Israel was expecting the long awaited Messiah.
John, son of a the renown priest Zechariah threw off the royal priestly robes, rejected the choicest meats and first fruits set aside for his family, put on rugged clothing and fled to Jordan's wilderness to survive on what he could find to eat.
John baptized with water those who confessed their sins. And this baptism for the forgiveness of sins was, in fact, itself declaring that the great and dreadful day of the Lord had come!
As wonderful as the Baptism of John was for Israel, this baptism was not required, nor could it bestow grace or confer the Holy Spirit upon the baptized. It was a symbol of the forgiveness that was to come. John's baptism did not give the Jew entrance into the New Covenant Kingdom of Heaven. This baptism was making straight the way of the Lord. It was a baptism of preparation.
Then, one day, it happened. John cried out, "Behold! The Lamb of God!" The Anointed One came to him for baptism. John's baptism was coming to an end, as the Kingdom of God had arrived. Here was the King!
And a new baptism began. It was the baptism of Christ.
Though Jesus' baptism was similar to John's in that, after repentance and confession, the water baptism gives us forgiveness of our sins. The Christian is require to be baptized with the Trinitarian formula, "In the name of the Father, Son and Holy Spirit" and it is much much more than a symbol. As circumcision was the rite to enter the Hebraic covenant, baptism is the rite that brings one into the Kingdom of Heaven and the New Covenant. (Acts 1: 37-38, Col. 2:9-14)
This new one baptism unites us all in the one Spirit and one Body. In fact, it give us each the fire of the Holy Spirit. (Eph. 4: 5, I Cor. 12: 13, Acts 2:38, Matt. 3:11)
With this baptism we die and are raised with Christ!
[All] baptized into Christ Jesus were baptized into his death? We were buried therefore with him by baptism into death, so that as Christ was raised from the dead by the glory of the Father, we too might walk in newness of life. Rom. 6: 3-5
In him also you were circumcised with a circumcision made without hands….you were buried with him in baptism, in which you were also raised with him through faith in the working of God, who raised him from the dead. Col. 2: 11-13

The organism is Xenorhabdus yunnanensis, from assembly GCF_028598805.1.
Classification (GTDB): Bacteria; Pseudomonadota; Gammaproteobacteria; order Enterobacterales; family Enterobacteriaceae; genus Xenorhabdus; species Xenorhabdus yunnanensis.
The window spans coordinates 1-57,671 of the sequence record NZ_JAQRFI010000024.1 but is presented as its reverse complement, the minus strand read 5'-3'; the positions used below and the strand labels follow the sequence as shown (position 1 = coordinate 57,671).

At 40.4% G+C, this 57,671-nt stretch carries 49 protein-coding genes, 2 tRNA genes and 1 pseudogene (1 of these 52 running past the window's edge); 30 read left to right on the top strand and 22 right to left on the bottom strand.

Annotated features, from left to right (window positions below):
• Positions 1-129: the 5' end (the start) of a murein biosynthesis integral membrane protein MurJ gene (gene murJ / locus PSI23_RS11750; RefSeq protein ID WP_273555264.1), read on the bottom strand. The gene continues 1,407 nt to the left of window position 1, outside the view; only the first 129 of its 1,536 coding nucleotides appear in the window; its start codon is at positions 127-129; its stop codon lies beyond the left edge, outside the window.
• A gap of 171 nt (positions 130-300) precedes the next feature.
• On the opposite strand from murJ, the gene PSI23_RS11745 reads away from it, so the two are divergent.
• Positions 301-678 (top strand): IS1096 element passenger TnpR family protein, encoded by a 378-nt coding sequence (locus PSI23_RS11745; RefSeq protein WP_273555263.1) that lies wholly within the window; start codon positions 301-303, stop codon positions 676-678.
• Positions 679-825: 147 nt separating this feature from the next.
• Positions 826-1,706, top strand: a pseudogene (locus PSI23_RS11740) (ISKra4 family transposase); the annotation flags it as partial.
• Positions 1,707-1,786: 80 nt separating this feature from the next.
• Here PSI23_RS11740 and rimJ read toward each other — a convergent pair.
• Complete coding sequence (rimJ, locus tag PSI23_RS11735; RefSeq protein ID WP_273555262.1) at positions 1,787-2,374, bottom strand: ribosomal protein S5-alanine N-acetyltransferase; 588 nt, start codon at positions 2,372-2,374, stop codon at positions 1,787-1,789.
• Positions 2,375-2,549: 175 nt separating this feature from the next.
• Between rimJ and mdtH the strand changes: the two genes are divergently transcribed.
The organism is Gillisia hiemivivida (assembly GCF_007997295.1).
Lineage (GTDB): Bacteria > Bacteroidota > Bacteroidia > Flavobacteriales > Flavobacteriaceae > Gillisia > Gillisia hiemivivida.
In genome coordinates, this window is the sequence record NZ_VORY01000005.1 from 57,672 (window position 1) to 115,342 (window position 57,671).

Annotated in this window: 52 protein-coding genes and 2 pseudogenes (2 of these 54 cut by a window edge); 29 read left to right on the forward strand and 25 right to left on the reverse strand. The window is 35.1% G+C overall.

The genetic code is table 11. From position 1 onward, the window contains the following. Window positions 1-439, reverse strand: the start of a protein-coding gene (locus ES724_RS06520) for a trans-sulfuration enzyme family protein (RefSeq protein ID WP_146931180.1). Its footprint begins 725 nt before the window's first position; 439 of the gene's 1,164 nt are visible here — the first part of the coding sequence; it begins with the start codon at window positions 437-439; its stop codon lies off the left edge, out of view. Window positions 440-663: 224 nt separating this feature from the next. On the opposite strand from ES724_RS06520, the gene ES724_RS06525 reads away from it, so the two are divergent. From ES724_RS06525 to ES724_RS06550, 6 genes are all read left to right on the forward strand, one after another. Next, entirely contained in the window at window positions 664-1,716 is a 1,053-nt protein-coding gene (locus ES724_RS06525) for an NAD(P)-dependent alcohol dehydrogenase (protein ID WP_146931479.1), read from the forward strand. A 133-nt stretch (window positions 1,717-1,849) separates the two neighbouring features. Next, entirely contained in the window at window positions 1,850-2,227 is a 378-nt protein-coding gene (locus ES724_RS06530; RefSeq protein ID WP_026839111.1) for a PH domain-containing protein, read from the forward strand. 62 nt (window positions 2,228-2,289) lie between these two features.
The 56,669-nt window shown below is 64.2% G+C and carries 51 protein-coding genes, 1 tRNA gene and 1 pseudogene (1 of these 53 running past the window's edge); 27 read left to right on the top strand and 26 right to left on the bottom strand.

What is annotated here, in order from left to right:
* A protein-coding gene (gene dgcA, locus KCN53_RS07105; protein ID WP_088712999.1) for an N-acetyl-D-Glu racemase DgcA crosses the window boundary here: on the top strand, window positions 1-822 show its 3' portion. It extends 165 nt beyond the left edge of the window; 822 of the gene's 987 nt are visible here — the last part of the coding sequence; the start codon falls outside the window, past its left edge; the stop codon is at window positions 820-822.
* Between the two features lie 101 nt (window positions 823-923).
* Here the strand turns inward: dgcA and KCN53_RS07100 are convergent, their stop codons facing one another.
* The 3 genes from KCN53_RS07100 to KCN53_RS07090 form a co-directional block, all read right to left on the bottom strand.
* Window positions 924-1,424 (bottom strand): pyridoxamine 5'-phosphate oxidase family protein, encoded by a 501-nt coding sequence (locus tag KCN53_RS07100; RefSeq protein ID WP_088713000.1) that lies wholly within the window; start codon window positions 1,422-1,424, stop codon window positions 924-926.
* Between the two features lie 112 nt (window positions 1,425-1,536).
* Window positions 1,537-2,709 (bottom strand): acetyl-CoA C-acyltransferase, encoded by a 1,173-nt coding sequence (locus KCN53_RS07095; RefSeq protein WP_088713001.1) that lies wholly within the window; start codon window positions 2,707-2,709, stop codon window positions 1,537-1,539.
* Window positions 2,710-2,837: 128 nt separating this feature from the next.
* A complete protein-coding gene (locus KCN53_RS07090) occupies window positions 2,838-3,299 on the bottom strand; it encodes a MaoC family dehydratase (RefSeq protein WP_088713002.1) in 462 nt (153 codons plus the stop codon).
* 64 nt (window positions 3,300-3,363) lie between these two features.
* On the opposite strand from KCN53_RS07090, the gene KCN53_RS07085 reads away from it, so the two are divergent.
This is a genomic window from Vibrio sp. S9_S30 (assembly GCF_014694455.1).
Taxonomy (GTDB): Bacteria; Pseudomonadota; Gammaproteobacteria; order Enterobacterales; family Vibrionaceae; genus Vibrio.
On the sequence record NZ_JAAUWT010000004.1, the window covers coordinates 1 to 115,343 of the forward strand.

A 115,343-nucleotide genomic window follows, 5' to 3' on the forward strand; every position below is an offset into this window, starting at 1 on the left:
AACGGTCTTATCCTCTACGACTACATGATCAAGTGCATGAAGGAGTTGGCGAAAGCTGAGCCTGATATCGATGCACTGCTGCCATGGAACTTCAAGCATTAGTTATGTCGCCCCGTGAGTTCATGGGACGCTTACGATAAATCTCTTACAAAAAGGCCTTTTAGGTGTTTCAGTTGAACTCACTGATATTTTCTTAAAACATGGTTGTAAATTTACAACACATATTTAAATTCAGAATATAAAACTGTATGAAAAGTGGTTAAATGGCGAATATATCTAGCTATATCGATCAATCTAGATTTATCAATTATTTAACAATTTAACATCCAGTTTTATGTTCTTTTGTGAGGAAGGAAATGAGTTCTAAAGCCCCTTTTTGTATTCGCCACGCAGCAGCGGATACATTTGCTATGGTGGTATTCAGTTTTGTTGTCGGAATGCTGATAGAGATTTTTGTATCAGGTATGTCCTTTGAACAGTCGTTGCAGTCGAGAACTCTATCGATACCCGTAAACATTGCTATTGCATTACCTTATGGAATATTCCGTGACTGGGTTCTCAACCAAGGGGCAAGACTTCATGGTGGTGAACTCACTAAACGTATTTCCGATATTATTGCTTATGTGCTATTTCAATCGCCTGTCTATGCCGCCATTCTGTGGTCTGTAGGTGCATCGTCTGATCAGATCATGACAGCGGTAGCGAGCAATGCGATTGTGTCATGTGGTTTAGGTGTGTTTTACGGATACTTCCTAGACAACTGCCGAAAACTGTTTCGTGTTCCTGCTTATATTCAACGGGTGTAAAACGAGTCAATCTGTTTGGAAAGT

With baptism, we put on Christ and enter His Kingdom, for it is through baptism we are saved! Peter tells us this in his first letter. Paul tells us this in his letter to the Galatians. But most importantly Christ tells us this through the gospels:
Baptism...now saves you. I Peter 3: 21For as many of you as were baptized into Christ have put on Christ. Galatians 3: 27
He who believes and is baptized will be saved. Mark 16: 16.
John's baptism for the washing away of sins was a symbolic cleansing. If Christian baptism is also a symbol then John's baptism should have been sufficient. If one's sins were symbolically cleansed by John what would be the point of a second symbolic cleansing of sins? Yet, those who had been baptized in John had to be rebaptized as Christians. (Acts 11:16; 18:3-6) This is because we are truly reborn, transformed, regenerated when we are baptized into Christ, for it is much more than a cleansing of sin.
Many Christian denominations today claim a person is saved, born-again, when he believes and asks Jesus to come into his heart. Some teach that baptism is an unnecessary, symbolic rite that does not give the transforming power of God. Yet this man-made tradition does not come from scripture.
When these denominations claim that baptism only symbolically washes away our sins, they are, in effect, speaking of John's baptism, not Christ's. For it is only through the baptism that Christ required, that we are truly given grace and the Holy Spirit. It is not a symbol, scriptures record, but a rite of initiation that literally saves us and bring us into His kingdom.
A miraculous experience of Christ coming into our hearts and believing in Him is a wonderful life-changing event, but it does not wash away our sins. An experience does not bury and raise us with Christ. Scripture confirms that only when we die with Christ, are buried and are raised with Him through the rite of baptism, that our sins are literally washed away and we walk in newness of life. It is through baptism that we are born-again.